- ONA Flight 032 at JFK
- Accident Overview
- Accident Board Findings
- Accident Board Recommendations
- Relevant Regulations / Policy / Background
- Prevailing Cultural / Organizational Factors
- Key Safety Issue(s)
- Safety Assumptions
- Resulting Safety Initiatives
- Airworthiness Directives (ADs) Issued
- Common Themes
- Related Accidents / Incidents
- Lessons Learned
- ONA Flight 032 at JFK
Resulting Safety Initiatives
Engine Bird Ingestion
The NTSB issued Safety Recommendation A-76-64, related to the bird ingestion threat to engines, and updated the bird ingestion standards for large turbofan engines.
"Amend 14 CFR, part 33.77 to increase the maximum number of birds in the various size categories required to be ingested into large turbine engines. These increased numbers and sizes should be consistent with the birds ingested during service experience of these engines."
The engine bird ingestion regulatory standards were first incorporated into 14 CFR part 33.77 at Amendment 6, effective in 1974. Based on the above recommendation, the amendment removed section 33.13 and introduced a new section 33.77 on foreign object ingestion that included requirements for ingestion of birds and other foreign objects. The FAA again revised section 33.77 in 1984 at Amendment 10.
The above safety recommendation also led the FAA to sponsor an industry-wide study of the types, sizes, and quantities of birds that had been ingested into engines of all sizes and the resulting effects on engine performance. Subsequently, the FAA requested that the Aerospace Industries Association (AIA) analyze the data and report back to the FAA.
Based on the AIA analysis, the FAA concluded that the bird ingestion standards should be modified to increase the severity of the bird ingestion testing standards for large, high-bypass ratio engines, and that the design and testing requirements for all engine sizes should be updated to reflect the actual numbers and bird sizes being ingested. That effort was adopted as a 14 CFR part 33 and Joint Aviation Regulation engine (JAR-E) harmonization project and selected as an Aviation Rulemaking Advisory Committee (ARAC) project. The revised engine bird ingestion standards were defined in a new 33.76 section and became effective on December 13, 2000 at Amendment 20 to 14 CFR section 33. The FAA also issued AC-33.76 that provides guidance and acceptable methods of compliance with the engine bird ingestion requirements of section 33.76.
The following table highlights the evolution of the turbine engine bird ingestion standards:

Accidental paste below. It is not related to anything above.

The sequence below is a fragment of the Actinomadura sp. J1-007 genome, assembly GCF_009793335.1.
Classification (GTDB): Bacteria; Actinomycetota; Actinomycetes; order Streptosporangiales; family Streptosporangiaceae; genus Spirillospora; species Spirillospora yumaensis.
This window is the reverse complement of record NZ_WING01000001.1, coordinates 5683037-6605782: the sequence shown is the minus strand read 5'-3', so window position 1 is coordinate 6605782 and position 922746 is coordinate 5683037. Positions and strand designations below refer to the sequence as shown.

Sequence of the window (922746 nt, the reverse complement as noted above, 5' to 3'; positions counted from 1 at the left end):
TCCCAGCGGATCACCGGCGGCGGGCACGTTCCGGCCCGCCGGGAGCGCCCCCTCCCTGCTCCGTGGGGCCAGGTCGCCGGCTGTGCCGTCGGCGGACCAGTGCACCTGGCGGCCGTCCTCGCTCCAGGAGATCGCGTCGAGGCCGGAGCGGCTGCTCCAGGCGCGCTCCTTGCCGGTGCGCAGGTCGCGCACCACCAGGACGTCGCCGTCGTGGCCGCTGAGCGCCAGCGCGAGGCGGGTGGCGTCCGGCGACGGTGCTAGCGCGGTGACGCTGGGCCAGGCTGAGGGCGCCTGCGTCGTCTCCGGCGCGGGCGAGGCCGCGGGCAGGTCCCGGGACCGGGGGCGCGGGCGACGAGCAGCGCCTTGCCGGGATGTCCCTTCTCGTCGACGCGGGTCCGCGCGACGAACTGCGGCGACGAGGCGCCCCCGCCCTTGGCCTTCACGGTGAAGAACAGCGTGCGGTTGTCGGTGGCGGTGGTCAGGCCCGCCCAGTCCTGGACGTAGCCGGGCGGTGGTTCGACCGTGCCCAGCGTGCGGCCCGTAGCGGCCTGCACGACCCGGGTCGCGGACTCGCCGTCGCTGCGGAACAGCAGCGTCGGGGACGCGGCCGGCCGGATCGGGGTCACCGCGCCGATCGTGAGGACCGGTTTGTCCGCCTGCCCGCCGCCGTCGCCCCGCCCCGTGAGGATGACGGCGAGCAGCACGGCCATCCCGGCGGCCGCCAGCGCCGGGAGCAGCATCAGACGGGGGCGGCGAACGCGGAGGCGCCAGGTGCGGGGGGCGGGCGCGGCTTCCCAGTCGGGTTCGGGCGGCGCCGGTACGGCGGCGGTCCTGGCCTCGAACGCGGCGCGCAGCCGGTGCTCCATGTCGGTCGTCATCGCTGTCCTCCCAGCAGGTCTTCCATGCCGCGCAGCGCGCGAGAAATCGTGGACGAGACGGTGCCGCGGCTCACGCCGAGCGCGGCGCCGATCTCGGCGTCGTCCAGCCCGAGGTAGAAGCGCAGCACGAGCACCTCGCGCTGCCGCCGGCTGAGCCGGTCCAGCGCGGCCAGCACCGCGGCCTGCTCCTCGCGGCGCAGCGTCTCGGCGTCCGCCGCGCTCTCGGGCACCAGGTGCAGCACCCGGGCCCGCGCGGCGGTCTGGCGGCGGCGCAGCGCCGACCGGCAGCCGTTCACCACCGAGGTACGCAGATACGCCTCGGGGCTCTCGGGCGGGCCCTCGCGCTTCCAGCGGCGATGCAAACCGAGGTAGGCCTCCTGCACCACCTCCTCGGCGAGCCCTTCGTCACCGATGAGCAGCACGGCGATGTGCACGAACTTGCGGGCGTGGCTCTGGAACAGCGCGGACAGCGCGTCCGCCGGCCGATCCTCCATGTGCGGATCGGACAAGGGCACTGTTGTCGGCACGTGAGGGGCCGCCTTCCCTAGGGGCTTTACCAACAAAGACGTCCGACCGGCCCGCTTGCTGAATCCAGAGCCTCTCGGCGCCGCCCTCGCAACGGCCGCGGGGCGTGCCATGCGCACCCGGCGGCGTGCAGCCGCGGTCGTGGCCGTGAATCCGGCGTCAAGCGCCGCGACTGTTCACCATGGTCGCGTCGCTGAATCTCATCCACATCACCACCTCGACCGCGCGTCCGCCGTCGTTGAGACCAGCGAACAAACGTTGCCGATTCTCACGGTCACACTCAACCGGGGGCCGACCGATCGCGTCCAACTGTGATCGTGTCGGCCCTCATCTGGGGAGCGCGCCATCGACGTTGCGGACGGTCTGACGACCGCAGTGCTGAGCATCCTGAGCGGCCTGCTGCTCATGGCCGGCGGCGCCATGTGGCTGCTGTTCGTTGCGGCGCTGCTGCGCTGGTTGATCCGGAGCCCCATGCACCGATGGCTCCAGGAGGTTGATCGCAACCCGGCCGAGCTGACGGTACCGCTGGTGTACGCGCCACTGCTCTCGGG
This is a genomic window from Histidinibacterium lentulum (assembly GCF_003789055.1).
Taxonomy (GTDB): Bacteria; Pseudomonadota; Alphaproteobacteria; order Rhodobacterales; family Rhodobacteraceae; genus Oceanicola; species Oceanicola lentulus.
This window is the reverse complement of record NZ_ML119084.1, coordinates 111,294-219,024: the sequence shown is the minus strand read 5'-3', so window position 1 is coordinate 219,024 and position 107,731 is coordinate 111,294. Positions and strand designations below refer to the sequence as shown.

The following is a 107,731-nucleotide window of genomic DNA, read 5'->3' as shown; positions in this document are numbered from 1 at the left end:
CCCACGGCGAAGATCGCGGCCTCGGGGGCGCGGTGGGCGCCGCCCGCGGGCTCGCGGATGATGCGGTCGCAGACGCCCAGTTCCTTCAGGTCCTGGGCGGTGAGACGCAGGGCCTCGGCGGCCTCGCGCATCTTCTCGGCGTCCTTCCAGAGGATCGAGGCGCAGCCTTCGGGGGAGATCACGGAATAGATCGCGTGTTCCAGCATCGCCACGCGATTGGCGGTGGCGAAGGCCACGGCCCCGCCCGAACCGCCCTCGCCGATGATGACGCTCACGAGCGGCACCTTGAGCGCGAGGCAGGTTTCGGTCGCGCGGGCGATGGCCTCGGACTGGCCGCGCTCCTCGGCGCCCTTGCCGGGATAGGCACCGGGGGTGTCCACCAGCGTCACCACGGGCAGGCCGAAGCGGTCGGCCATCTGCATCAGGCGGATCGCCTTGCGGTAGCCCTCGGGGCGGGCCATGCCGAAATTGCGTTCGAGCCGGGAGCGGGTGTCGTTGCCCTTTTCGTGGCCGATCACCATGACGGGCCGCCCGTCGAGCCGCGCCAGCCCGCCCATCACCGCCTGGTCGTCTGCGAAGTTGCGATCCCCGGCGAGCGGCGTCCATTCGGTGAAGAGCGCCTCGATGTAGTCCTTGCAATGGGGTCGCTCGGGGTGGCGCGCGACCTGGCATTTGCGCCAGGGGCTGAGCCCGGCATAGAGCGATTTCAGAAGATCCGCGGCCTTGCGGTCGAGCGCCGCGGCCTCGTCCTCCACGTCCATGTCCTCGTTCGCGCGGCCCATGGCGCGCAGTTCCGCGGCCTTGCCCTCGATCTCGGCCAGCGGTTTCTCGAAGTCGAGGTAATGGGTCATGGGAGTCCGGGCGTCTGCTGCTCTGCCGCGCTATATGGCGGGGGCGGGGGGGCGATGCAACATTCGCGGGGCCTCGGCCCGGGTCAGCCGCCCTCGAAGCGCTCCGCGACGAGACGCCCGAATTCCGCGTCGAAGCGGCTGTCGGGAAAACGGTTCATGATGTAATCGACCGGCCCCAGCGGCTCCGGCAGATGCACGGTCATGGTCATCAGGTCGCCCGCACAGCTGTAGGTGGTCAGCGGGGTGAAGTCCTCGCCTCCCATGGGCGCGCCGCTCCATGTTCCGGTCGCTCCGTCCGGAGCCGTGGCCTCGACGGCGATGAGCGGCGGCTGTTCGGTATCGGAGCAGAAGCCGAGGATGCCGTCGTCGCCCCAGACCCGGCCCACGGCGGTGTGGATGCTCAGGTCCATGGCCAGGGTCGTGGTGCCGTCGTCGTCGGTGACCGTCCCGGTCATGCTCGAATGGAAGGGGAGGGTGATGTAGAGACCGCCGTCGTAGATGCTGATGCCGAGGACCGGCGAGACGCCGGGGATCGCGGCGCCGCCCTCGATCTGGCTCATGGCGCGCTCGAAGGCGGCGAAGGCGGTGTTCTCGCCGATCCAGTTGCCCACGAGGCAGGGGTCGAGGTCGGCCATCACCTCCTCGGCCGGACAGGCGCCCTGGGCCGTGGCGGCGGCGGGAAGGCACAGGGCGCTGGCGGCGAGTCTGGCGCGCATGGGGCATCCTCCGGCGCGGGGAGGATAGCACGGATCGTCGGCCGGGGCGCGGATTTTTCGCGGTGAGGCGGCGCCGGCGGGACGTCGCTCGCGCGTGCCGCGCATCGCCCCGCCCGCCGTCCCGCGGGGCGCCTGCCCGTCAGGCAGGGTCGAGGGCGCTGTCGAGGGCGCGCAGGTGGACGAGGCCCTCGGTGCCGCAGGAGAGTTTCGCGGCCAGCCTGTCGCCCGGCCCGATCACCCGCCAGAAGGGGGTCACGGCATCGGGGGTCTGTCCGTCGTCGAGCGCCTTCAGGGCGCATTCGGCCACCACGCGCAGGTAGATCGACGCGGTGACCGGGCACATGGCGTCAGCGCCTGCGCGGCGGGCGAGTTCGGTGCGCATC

Turbine Engine Bird Ingestion Standards
Airplane Tires, Wheels, and Brakes
A series of accidents and incidents involving large commercial jet airplanes, particularly wide body types in the mid 1970's, involved failures of tires, wheels, brakes, and antiskid devices. The NTSB issued safety recommendations and advisory actions in this time period that addressed the standards, testing, quality control, and operational limits of aircraft tires. The FAA intensified its surveillance efforts with respect to aircraft tires and began an analysis of the failures and potential corrective actions. This led to joint FAA-Industry meetings in 1976 and 1977 that resulted in a proposed set of revised and updated standards and regulations to reflect the latest technology and to meet operating conditions.
Tires/Wheels/Brakes standards and regulations: Amendments 25-49 and 37-46 were issued on November 29, 1979 and improved the Technical Standard Order (TSO) applicable to landing gear main and nose wheel tires and added more comprehensive certification requirements covering tire loads and speed ratings. Amendments 25-48 and 37-45 were issued on November 29, 1979 and revised the TSO standards for aircraft wheels and wheel brake assemblies and related certification requirements for airplane brakes.
Wildlife Management Programs
Several recommendations from the NTSB highlighting the problems and deficiencies related to airport bird control and the potential hazards of aircraft bird strikes. Currently, CFR Part 139 addresses the operational rules for airport. Airports must comply with 14 CFR part139.201 and have an airport certificate manual in order to operate. The manual must include a description of operating procedures, facilities and equipment, responsibility assignments, and any other information needed by personnel concerned with operating the airport. The airport certificate manual must also include information on the airports wildlife hazardous management programs. 14 CFR part139.337 addresses the information required in the Wildlife Hazardous Management Plan which is meant to alleviate immediate wildlife hazards whenever they are detected. The FAA also issued various Advisory Circulars that provides guidance and acceptable methods of compliance for the airport operating rules mentioned above. The AC are the following:
AC 150/5210-22 Airport Certification Manual
AC 150/5200-33B Hazardous Wildlife Attractants On or Near Airports
AC 150/5200-36 Qualification for Wildlife Biologist Conducting Wildlife Hazards Assessment and Training Curriculum for Airport Personnel Involved in Controlling Wildlife Hazards on Airports